Here’s How Many Minutes Of Exercise Per Week Could Help Extend Your Life


Consistent exercise is known to be good for you, and a new study published in Circulation, the scientific journal of the American Heart Association, underscores this idea.

The study of 116,221 adults found that people who went above the minimum guidelines for moderate or vigorous physical activity had a lower risk of premature death.

Current physical activity guidelines for adults:

Current physical activity guidelines from the U.S. Department of Health and Human Services recommend that adults get 150 to 300 minutes of moderate physical activity, 75 to 150 minutes of vigorous physical activity “or an equivalent combination of both,” the study notes. .

This study defined moderate physical activity as walking, lifting weights, and lower-intensity exercise. It categorized exercises such as running, cycling and swimming as vigorous physical activity.

Those who exercised two to four times above the minimum lived longer.

Study participants self-reported their leisure time physical activity (i.e. no physical activity at work or otherwise) via questionnaires over the course of 30 years.

From there, the study reported that those who exercised two to four times more than the minimum amount of exercise had a lower risk of death from cardiovascular disease, as well as from any other cause.

Specifically, the study reported that those who exercised two to four times more than the recommendations for moderate physical activity (about 300 to 599 minutes per week) saw the most benefit. Participants had “26% to 31% lower all-cause mortality, 28% to 38% lower” [cardiovascular] mortality and 25% to 27% less non-[cardiovascular]mortality, according to the study.

Study participants who exercised two to four times harder than the recommendations for vigorous physical activity (about 150 to 299 minutes per week) were found to have “21 to 23% lower all-cause mortality, 27% to 33% lower [cardiovascular] mortality and 19% less non-[cardiovascular] mortality,” the study reported.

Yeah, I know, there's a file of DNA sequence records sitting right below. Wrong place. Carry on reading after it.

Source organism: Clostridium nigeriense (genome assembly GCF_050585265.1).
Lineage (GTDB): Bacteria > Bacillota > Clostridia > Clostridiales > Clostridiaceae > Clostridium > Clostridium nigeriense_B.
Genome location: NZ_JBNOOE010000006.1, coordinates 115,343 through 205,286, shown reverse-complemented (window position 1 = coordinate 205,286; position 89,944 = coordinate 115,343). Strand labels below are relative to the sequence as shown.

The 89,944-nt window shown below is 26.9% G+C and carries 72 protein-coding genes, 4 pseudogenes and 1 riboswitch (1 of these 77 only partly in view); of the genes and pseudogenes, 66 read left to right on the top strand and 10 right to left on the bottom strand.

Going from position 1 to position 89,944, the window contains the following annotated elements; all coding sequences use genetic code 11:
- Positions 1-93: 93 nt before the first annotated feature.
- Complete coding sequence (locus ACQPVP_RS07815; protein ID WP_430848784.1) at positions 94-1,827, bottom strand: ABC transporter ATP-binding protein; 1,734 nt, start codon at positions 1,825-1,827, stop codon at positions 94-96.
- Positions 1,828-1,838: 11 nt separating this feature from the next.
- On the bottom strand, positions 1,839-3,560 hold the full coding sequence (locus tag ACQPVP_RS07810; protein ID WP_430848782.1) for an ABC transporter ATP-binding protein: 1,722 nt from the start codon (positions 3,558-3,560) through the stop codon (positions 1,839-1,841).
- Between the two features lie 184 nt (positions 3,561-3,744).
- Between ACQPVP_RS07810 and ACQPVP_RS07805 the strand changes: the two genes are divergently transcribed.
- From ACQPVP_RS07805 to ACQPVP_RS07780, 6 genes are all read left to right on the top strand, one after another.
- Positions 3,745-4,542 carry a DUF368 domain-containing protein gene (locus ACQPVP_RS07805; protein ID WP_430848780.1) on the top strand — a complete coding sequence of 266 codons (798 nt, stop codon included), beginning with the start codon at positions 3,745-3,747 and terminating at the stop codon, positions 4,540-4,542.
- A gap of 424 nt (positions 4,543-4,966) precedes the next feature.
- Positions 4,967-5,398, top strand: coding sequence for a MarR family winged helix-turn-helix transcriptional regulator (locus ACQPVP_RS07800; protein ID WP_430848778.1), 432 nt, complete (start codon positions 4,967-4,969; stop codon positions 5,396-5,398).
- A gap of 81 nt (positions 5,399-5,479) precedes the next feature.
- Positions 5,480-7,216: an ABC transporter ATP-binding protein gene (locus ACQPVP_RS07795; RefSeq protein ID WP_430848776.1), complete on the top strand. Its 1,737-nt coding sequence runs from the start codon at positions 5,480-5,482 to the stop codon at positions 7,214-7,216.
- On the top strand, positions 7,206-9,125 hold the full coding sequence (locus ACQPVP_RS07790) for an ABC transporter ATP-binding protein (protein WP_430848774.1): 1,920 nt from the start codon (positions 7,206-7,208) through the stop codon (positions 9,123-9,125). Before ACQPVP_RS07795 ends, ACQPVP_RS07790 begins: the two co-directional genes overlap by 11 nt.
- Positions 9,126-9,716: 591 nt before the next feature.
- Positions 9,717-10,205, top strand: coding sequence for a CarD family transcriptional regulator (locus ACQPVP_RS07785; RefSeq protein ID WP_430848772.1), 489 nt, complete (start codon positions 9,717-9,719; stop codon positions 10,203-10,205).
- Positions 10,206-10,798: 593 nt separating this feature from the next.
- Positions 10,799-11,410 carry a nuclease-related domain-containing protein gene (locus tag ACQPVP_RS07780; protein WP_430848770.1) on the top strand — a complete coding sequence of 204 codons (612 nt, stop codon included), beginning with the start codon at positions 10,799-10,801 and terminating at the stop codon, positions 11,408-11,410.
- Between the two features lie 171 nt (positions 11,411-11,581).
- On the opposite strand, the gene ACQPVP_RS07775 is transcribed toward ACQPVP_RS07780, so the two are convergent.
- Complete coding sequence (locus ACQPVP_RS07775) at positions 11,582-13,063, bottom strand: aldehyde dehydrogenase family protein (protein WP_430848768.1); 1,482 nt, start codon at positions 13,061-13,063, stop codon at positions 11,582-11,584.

These numbers are compared to those who reported zero (or nearly zero) weekly physical activity.

While weekly exercise is undoubtedly good for you, it should be noted that since study participants reported their own physical activity, there is room for error.

In addition, the results also only imply an association between increased physical activity and a lower risk of premature death. However, plenty of previous research has shown that exercise is extremely beneficial for our health — so it’s not exactly a surprise that the study found a link between physical activity and improved longevity.

Thomas Barwick via Getty Images

A bike ride counts toward your weekly vigorous physical activity goal.

It’s not too late to reap the benefits of exercise.

If the findings motivate you and you are now interested in taking up cycling or walking more intensively for the first time, give it a try.

Make sure you start slowly. According to Dr. Elizabeth C. Gardner, associate professor of orthopedic surgery and sports medicine at Yale Medicine, “wif you are introducing a new activity into your exercise regime…start with 10 minutes initially [the] activity, such as brisk walking, in the middle of an easier walk.”

This can help introduce the new moderate or vigorous activity into your routine slowly. From there, you can increase the duration or pace over the next few weeks, she noted.

Intense workouts require proper preparation to ensure your body is ready. Gardner said you should make sure you’re hydrated, eat something to fuel you during your workout, and do a dynamic warm-up, “which activates the muscles you’ll be using in your chosen activity,” she said. .

Specifically, Gardner recommended that during your warm-up, you replicate the movements of the exercise you’re about to do. For example, doing high knees for a run or stretching your arm for a game of tennis.

This is a “good way to make sure your muscles and joints are ready for the workout,” she said.

Prioritize strength training in addition to cardio.

“It’s also very important to supplement moderate-intensity exercise with strength training — it’s generally recommended that people do strength training twice a week,” Gardner said.

This helps increase muscle mass, maintain bone strength and maintain balance, she added.

Plus, weightlifting was categorized as moderate physical activity in this study, so by doing strength training twice a week, you’ll be well on your way to meeting minimum exercise guidelines — or beyond.

The Valley Voice
The Valley Voice
Christopher Brito is a social media producer and trending writer for The Valley Voice, with a focus on sports and stories related to race and culture.


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